Despite a tariffs delay on some major Chinese imports to the U.S., Amazon.com Inc. is likely considering various strategies to help shield its third-party merchants and global supply chain from the ongoing trade war between the two countries, experts say.
The Office of the U.S. Trade Representative said Aug. 13 that tariffs on imports from China like cell phones, laptops and video game consoles will be delayed until Dec. 15. Other products will be removed from the Trump administration's plans to impose a 10% tariff on $300 billion of Chinese goods going into effect Sept. 1. But analysts say the delay will not entirely ease the pressure on retailers and e-commerce companies like Amazon.
"While it signals some financial relief for retailers and other consumer-facing industries, holding tariffs off until year-end does little to remove the uncertainty," Josh Holmes, Fitch Solutions Macro Research's senior consumer analyst, said in an emailed statement to media.
Analysts say Amazon is likely working behind the scenes to assist vendors, suppliers and manufacturing partners around the world and lessening its overall dependence in China as trade tensions continue. More than 50% of Amazon's unit sales come from third-party merchants highly susceptible to price changes, say observers.
Amazon, which has refrained from making any public statements about the trade war, declined to comment to S&P Global Market Intelligence on the matter.
Amazon's New York office.
Brandon Fletcher, an analyst with Sanford C. Bernstein & Co., said the delayed tariffs "helps consumers go a bit longer before any impact that might change consumption." But he still expects U.S. retailers will want to "de-China" their supply chains.
"They are going to ask their merchandising teams to emphasize the mix of products to come less from China in the assortment of their offerings, and they're going to raise a couple of prices on a couple of items," Fletcher said.
Cost control will also be front and center at retailers, including Amazon, he said. "They're asking their sourcing teams to think of clever ways — timing of the shipments, how they bundle the packaging, how they coordinate the shipping — to reduce cost."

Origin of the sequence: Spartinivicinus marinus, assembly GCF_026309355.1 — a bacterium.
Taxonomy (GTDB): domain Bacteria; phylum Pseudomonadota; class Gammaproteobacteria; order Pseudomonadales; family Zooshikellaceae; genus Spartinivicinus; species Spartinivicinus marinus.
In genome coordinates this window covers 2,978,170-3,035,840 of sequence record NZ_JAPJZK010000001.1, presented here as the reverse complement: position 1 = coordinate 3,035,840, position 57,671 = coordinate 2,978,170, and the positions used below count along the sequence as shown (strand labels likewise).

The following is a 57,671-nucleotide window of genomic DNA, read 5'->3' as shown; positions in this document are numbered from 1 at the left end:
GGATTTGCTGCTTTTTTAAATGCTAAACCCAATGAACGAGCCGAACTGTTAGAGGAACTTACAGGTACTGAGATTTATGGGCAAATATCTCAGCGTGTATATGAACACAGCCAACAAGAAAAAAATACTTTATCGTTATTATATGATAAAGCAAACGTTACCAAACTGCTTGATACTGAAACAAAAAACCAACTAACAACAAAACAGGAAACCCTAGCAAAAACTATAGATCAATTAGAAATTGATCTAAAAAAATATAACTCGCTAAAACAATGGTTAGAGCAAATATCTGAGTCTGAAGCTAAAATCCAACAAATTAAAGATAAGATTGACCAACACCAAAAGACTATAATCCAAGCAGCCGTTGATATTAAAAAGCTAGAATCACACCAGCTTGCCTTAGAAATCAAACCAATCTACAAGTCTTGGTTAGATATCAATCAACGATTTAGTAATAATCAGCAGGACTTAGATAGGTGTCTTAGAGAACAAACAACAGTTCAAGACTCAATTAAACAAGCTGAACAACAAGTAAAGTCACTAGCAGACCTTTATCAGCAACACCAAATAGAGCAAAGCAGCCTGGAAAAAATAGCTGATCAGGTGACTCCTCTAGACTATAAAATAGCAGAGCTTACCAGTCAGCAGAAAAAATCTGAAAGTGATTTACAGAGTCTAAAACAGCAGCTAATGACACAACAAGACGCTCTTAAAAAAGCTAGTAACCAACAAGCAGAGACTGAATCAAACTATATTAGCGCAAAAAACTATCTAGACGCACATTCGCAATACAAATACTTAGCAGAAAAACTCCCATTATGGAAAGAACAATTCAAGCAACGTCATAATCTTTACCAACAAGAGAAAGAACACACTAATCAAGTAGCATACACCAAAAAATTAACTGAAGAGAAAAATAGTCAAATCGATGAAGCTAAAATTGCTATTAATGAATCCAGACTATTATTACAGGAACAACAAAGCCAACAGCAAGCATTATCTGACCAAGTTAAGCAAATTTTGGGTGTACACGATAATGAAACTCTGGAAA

President Donald Trump announced in August a plan to impose the 10% tariffs Sept. 1, which is in addition to the 25% tariff on $250 billion worth of goods
The latest round was expected to impact categories such as toys and apparel, making the situation more acute for companies like Amazon and BestBuy.com, LLC, which partners with factories in China to produce private label products, as well as Walmart Inc.
The tariffs delay will provide some financial relief for retailers in the runup to the holiday season but it may be only temporary.
"Longer term, there are still concerns that a trade conflict will continue," said David Silverman, senior director in Fitch Ratings' corporates group. "Right now it looks as though we are entering a period where it could structurally be more expensive to source goods from China," he added.
According to Amazon, the percentage of physical gross merchandise sold by independent third-party merchants on its site grew to 58% in 2018 from 3% in 1999. The e-commerce company helps merchants by, for example, taking care of packing and shipments, customer inquiries and returns.